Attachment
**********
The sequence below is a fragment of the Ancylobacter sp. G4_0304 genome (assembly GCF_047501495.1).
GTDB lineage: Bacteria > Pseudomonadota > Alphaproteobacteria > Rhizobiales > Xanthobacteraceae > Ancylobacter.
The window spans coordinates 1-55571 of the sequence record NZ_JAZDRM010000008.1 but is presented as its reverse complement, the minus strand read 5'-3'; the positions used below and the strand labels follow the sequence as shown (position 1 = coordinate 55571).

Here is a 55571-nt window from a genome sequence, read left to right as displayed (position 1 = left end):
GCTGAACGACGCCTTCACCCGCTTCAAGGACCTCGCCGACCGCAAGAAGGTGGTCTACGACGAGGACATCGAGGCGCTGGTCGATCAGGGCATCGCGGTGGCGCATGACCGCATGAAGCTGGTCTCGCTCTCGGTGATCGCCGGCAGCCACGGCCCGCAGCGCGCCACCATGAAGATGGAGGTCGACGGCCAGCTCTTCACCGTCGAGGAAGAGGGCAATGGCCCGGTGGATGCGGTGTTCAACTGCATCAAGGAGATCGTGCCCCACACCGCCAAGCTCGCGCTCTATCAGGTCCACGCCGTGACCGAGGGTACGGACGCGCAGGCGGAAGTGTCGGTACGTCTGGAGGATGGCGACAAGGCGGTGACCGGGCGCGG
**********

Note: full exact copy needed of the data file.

The sequence below is a fragment of the Ancylobacter sp. G4_0304 genome (assembly GCF_047501495.1).
GTDB lineage: Bacteria > Pseudomonadota > Alphaproteobacteria > Rhizobiales > Xanthobacteraceae > Ancylobacter.
The window spans coordinates 1-55571 of the sequence record NZ_JAZDRM010000008.1 but is presented as its reverse complement, the minus strand read 5'-3'; the positions used below and the strand labels follow the sequence as shown (position 1 = coordinate 55571).

Here is a 55571-nt window from a genome sequence, read left to right as displayed (position 1 = left end):
GCTGAACGACGCCTTCACCCGCTTCAAGGACCTCGCCGACCGCAAGAAGGTGGTCTACGACGAGGACATCGAGGCGCTGGTCGATCAGGGCATCGCGGTGGCGCATGACCGCATGAAGCTGGTCTCGCTCTCGGTGATCGCCGGCAGCCACGGCCCGCAGCGCGCCACCATGAAGATGGAGGTCGACGGCCAGCTCTTCACCGTCGAGGAAGAGGGCAATGGCCCGGTGGATGCGGTGTTCAACTGCATCAAGGAGATCGTGCCCCACACCGCCAAGCTCGCGCTCTATCAGGTCCACGCCGTGACCGAGGGTACGGACGCGCAGGCGGAAGTGTCGGTACGTCTGGAGGATGGCGACAAGGCGGTGACCGGGCGCGG